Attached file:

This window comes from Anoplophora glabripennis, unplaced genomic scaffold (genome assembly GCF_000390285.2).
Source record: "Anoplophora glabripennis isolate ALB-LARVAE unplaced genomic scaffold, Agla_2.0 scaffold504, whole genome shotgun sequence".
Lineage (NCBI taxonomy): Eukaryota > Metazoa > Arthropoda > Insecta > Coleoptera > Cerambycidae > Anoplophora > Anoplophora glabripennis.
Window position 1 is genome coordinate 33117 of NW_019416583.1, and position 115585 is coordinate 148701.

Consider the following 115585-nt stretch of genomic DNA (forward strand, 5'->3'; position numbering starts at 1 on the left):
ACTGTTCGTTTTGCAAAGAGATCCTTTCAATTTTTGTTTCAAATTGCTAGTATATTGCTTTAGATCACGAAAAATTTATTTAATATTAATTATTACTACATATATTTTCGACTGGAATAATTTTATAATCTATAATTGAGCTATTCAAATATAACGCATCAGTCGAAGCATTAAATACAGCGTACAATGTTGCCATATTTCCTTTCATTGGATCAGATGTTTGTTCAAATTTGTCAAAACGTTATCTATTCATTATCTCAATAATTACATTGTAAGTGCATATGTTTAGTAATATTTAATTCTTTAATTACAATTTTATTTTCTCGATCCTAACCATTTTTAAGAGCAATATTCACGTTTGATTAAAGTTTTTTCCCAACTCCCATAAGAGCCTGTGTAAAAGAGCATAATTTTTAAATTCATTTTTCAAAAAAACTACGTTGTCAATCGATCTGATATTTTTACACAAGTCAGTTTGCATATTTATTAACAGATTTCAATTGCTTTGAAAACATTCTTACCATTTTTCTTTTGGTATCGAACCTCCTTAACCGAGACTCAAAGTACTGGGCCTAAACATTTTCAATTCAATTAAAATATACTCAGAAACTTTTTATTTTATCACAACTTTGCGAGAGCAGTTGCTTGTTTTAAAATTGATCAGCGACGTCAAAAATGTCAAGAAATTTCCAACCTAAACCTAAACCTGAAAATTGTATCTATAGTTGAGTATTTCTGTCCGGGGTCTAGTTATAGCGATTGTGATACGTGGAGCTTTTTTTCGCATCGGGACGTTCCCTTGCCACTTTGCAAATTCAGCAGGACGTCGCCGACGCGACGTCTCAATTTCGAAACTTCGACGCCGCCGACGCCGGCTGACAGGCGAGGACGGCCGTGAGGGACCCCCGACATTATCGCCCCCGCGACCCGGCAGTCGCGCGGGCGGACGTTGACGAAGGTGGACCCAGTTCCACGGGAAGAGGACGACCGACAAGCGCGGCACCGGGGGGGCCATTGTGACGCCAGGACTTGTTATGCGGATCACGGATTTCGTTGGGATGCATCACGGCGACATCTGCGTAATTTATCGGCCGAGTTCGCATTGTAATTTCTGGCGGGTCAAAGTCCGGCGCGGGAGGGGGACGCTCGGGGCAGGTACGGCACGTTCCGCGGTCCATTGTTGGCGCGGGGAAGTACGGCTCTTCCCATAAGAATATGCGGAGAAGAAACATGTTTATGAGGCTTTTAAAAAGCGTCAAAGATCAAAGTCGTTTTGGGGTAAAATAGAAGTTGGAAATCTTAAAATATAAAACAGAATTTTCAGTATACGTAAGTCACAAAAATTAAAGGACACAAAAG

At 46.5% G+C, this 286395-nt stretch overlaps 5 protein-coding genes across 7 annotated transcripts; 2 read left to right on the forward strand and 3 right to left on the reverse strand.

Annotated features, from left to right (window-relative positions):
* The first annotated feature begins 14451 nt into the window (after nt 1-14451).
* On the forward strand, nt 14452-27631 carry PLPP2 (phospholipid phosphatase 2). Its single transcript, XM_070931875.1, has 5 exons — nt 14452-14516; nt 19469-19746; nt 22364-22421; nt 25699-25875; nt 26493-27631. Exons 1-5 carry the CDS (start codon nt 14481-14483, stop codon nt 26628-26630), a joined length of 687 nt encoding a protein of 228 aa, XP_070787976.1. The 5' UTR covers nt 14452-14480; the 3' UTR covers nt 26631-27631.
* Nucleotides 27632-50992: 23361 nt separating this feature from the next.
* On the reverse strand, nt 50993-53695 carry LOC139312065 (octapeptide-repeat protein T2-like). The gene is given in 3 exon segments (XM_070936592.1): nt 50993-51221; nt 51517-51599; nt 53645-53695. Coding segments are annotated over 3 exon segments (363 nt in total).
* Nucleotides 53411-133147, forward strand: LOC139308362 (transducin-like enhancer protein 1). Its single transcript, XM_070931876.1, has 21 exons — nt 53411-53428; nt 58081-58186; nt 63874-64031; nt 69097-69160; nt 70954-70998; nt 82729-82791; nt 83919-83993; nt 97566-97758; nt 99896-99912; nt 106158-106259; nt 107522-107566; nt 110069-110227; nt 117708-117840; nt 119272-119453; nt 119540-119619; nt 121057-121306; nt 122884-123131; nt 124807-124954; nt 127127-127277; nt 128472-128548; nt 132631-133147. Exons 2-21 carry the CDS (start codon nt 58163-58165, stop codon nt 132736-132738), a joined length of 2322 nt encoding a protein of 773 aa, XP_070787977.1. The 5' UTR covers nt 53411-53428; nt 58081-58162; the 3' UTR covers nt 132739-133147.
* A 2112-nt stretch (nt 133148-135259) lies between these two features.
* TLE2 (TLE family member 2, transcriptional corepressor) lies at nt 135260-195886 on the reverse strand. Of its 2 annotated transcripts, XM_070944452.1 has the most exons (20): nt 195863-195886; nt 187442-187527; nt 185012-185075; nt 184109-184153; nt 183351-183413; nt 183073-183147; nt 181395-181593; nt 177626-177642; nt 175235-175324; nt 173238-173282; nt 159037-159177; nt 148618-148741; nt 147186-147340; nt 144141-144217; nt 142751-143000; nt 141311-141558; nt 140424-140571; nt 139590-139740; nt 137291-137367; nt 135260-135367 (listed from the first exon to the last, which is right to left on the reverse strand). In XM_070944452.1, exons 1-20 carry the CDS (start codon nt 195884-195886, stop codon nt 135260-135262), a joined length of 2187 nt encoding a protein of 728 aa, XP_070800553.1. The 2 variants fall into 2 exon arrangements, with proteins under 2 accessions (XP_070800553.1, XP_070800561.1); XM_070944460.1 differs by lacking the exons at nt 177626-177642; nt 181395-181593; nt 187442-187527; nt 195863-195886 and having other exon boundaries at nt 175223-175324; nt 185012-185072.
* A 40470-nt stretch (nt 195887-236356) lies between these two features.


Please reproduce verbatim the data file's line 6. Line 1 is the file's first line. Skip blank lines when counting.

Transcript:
ACTGTTCGTTTTGCAAAGAGATCCTTTCAATTTTTGTTTCAAATTGCTAGTATATTGCTTTAGATCACGAAAAATTTATTTAATATTAATTATTACTACATATATTTTCGACTGGAATAATTTTATAATCTATAATTGAGCTATTCAAATATAACGCATCAGTCGAAGCATTAAATACAGCGTACAATGTTGCCATATTTCCTTTCATTGGATCAGATGTTTGTTCAAATTTGTCAAAACGTTATCTATTCATTATCTCAATAATTACATTGTAAGTGCATATGTTTAGTAATATTTAATTCTTTAATTACAATTTTATTTTCTCGATCCTAACCATTTTTAAGAGCAATATTCACGTTTGATTAAAGTTTTTTCCCAACTCCCATAAGAGCCTGTGTAAAAGAGCATAATTTTTAAATTCATTTTTCAAAAAAACTACGTTGTCAATCGATCTGATATTTTTACACAAGTCAGTTTGCATATTTATTAACAGATTTCAATTGCTTTGAAAACATTCTTACCATTTTTCTTTTGGTATCGAACCTCCTTAACCGAGACTCAAAGTACTGGGCCTAAACATTTTCAATTCAATTAAAATATACTCAGAAACTTTTTATTTTATCACAACTTTGCGAGAGCAGTTGCTTGTTTTAAAATTGATCAGCGACGTCAAAAATGTCAAGAAATTTCCAACCTAAACCTAAACCTGAAAATTGTATCTATAGTTGAGTATTTCTGTCCGGGGTCTAGTTATAGCGATTGTGATACGTGGAGCTTTTTTTCGCATCGGGACGTTCCCTTGCCACTTTGCAAATTCAGCAGGACGTCGCCGACGCGACGTCTCAATTTCGAAACTTCGACGCCGCCGACGCCGGCTGACAGGCGAGGACGGCCGTGAGGGACCCCCGACATTATCGCCCCCGCGACCCGGCAGTCGCGCGGGCGGACGTTGACGAAGGTGGACCCAGTTCCACGGGAAGAGGACGACCGACAAGCGCGGCACCGGGGGGGCCATTGTGACGCCAGGACTTGTTATGCGGATCACGGATTTCGTTGGGATGCATCACGGCGACATCTGCGTAATTTATCGGCCGAGTTCGCATTGTAATTTCTGGCGGGTCAAAGTCCGGCGCGGGAGGGGGACGCTCGGGGCAGGTACGGCACGTTCCGCGGTCCATTGTTGGCGCGGGGAAGTACGGCTCTTCCCATAAGAATATGCGGAGAAGAAACATGTTTATGAGGCTTTTAAAAAGCGTCAAAGATCAAAGTCGTTTTGGGGTAAAATAGAAGTTGGAAATCTTAAAATATAAAACAGAATTTTCAGTATACGTAAGTCACAAAAATTAAAGGACACAAAAG